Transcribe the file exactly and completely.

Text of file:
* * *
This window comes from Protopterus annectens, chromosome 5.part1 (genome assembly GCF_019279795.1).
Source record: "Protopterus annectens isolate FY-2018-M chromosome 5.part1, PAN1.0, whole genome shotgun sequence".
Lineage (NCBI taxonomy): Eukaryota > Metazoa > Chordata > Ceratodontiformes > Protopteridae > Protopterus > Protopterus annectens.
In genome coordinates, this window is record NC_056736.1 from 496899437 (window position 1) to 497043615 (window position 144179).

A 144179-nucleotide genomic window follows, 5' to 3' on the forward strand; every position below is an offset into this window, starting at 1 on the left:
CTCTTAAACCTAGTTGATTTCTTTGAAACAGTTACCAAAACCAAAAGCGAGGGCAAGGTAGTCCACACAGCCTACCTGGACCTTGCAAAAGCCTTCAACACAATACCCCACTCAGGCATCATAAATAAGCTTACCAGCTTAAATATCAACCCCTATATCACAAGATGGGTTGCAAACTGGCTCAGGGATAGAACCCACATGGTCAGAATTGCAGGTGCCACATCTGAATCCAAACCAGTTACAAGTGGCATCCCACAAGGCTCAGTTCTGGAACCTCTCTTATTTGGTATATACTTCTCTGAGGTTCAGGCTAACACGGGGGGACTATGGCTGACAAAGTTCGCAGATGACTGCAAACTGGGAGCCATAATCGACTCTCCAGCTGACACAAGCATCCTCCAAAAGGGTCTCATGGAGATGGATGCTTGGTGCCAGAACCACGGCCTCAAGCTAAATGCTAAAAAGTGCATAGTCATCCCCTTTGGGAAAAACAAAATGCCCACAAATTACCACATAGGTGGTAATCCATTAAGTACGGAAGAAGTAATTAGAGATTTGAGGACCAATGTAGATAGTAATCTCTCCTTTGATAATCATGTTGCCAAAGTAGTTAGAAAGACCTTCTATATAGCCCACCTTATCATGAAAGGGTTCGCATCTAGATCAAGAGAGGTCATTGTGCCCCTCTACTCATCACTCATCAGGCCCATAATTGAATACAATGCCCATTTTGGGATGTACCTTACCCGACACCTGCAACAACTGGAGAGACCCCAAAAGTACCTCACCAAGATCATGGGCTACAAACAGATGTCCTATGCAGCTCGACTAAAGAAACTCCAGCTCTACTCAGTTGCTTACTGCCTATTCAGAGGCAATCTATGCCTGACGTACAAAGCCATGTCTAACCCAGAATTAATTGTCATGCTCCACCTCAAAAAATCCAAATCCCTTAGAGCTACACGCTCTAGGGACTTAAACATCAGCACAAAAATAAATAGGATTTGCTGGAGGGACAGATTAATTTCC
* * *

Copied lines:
This window comes from Protopterus annectens, chromosome 5.part1 (genome assembly GCF_019279795.1).
Source record: "Protopterus annectens isolate FY-2018-M chromosome 5.part1, PAN1.0, whole genome shotgun sequence".
Lineage (NCBI taxonomy): Eukaryota > Metazoa > Chordata > Ceratodontiformes > Protopteridae > Protopterus > Protopterus annectens.
In genome coordinates, this window is record NC_056736.1 from 496899437 (window position 1) to 497043615 (window position 144179).

A 144179-nucleotide genomic window follows, 5' to 3' on the forward strand; every position below is an offset into this window, starting at 1 on the left:
CTCTTAAACCTAGTTGATTTCTTTGAAACAGTTACCAAAACCAAAAGCGAGGGCAAGGTAGTCCACACAGCCTACCTGGACCTTGCAAAAGCCTTCAACACAATACCCCACTCAGGCATCATAAATAAGCTTACCAGCTTAAATATCAACCCCTATATCACAAGATGGGTTGCAAACTGGCTCAGGGATAGAACCCACATGGTCAGAATTGCAGGTGCCACATCTGAATCCAAACCAGTTACAAGTGGCATCCCACAAGGCTCAGTTCTGGAACCTCTCTTATTTGGTATATACTTCTCTGAGGTTCAGGCTAACACGGGGGGACTATGGCTGACAAAGTTCGCAGATGACTGCAAACTGGGAGCCATAATCGACTCTCCAGCTGACACAAGCATCCTCCAAAAGGGTCTCATGGAGATGGATGCTTGGTGCCAGAACCACGGCCTCAAGCTAAATGCTAAAAAGTGCATAGTCATCCCCTTTGGGAAAAACAAAATGCCCACAAATTACCACATAGGTGGTAATCCATTAAGTACGGAAGAAGTAATTAGAGATTTGAGGACCAATGTAGATAGTAATCTCTCCTTTGATAATCATGTTGCCAAAGTAGTTAGAAAGACCTTCTATATAGCCCACCTTATCATGAAAGGGTTCGCATCTAGATCAAGAGAGGTCATTGTGCCCCTCTACTCATCACTCATCAGGCCCATAATTGAATACAATGCCCATTTTGGGATGTACCTTACCCGACACCTGCAACAACTGGAGAGACCCCAAAAGTACCTCACCAAGATCATGGGCTACAAACAGATGTCCTATGCAGCTCGACTAAAGAAACTCCAGCTCTACTCAGTTGCTTACTGCCTATTCAGAGGCAATCTATGCCTGACGTACAAAGCCATGTCTAACCCAGAATTAATTGTCATGCTCCACCTCAAAAAATCCAAATCCCTTAGAGCTACACGCTCTAGGGACTTAAACATCAGCACAAAAATAAATAGGATTTGCTGGAGGGACAGATTAATTTCC